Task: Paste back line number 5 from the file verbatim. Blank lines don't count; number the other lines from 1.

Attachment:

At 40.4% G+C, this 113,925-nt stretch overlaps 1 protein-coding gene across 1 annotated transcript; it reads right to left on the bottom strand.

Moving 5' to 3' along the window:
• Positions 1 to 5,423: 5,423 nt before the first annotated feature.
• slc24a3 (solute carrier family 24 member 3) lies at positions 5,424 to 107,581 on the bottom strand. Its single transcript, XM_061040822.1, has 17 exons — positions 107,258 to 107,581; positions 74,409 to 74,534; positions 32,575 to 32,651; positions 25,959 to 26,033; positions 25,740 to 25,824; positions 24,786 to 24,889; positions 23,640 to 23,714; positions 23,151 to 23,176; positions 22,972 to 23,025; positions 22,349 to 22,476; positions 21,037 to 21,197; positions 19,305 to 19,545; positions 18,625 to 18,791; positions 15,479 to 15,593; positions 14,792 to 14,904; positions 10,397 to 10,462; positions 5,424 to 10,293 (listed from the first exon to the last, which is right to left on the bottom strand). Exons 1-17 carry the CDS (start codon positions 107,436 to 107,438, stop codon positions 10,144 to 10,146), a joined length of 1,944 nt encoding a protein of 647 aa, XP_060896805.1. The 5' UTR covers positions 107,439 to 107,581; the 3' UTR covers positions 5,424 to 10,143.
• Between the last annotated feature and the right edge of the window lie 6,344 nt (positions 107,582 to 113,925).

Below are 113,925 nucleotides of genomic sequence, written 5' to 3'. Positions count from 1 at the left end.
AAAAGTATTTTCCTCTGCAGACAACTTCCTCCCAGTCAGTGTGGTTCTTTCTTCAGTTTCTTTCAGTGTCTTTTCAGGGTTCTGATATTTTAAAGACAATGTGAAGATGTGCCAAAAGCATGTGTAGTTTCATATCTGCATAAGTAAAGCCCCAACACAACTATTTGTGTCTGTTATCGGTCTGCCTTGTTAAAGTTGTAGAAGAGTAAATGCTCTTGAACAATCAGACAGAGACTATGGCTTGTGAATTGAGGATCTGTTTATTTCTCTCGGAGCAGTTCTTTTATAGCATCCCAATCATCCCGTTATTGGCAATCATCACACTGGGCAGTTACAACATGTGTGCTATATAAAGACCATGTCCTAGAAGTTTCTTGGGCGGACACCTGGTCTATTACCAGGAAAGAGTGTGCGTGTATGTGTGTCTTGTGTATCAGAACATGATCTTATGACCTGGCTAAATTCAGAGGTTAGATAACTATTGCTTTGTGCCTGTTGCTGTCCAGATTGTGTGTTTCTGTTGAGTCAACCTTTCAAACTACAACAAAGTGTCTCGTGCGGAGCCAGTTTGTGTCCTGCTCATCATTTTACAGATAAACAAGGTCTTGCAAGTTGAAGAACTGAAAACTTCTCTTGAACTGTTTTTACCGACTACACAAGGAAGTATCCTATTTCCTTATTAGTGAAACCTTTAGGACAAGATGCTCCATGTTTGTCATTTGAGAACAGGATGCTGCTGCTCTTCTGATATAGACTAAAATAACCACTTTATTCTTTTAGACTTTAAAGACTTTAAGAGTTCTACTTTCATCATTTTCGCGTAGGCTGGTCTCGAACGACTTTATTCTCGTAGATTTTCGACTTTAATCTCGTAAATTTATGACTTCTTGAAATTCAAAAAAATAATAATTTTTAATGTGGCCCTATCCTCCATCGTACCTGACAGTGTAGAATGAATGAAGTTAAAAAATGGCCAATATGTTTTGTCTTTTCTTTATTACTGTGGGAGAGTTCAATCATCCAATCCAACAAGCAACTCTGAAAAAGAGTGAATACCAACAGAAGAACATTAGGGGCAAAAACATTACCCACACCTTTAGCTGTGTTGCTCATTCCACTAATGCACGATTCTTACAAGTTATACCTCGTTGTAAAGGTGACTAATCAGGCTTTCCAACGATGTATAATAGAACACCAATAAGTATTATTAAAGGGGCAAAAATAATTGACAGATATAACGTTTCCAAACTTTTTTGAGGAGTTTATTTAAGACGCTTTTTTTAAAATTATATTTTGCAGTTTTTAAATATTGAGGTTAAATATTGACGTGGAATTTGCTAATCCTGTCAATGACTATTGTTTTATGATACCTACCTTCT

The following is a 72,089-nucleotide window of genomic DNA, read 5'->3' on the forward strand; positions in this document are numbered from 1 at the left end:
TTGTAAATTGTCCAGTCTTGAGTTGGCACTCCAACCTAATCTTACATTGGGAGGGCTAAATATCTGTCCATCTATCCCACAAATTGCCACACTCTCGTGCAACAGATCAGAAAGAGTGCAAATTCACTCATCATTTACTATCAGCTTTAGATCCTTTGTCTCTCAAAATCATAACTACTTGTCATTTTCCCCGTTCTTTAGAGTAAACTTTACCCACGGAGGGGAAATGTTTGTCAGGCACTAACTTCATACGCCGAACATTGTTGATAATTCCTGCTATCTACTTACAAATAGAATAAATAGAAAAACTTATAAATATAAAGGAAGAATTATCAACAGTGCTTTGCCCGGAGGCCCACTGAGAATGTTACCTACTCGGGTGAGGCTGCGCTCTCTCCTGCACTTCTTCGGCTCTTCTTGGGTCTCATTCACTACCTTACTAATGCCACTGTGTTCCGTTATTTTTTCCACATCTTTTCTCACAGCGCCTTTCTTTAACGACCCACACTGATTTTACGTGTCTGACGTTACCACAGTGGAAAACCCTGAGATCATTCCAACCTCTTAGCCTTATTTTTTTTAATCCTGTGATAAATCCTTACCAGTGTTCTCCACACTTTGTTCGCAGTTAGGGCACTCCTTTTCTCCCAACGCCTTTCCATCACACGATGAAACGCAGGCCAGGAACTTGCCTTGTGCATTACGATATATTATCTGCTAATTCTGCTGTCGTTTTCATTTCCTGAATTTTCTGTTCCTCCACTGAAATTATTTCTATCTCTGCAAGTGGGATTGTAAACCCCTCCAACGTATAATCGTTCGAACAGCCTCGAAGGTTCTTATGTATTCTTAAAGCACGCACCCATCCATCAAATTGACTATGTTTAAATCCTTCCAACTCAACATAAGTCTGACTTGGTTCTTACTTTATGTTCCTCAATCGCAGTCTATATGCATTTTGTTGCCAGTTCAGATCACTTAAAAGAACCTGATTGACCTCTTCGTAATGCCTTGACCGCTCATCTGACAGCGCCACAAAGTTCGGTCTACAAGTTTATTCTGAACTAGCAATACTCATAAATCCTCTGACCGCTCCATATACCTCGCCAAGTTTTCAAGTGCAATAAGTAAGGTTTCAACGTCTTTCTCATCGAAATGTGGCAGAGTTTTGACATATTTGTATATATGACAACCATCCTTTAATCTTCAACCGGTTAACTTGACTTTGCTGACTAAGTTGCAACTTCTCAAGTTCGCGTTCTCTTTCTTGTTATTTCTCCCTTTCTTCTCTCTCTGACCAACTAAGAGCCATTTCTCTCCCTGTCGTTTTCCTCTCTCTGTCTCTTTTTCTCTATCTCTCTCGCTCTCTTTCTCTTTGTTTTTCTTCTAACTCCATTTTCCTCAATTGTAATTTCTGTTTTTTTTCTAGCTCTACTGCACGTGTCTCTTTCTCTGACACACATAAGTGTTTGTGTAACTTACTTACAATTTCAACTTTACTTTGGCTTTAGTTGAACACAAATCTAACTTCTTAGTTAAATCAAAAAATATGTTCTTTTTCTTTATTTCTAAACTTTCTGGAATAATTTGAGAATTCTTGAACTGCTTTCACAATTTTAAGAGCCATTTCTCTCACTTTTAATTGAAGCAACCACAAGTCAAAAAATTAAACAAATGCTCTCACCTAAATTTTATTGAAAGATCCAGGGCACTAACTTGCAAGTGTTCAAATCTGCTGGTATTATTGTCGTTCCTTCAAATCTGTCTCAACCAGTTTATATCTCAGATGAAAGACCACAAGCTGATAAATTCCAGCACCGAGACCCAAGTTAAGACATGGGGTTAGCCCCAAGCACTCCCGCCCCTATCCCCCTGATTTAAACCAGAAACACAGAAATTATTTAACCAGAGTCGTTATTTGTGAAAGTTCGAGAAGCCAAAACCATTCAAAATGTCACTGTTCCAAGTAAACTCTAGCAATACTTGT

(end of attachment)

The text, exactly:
• Between the last annotated feature and the right edge of the window lie 6,344 nt (positions 107,582 to 113,925).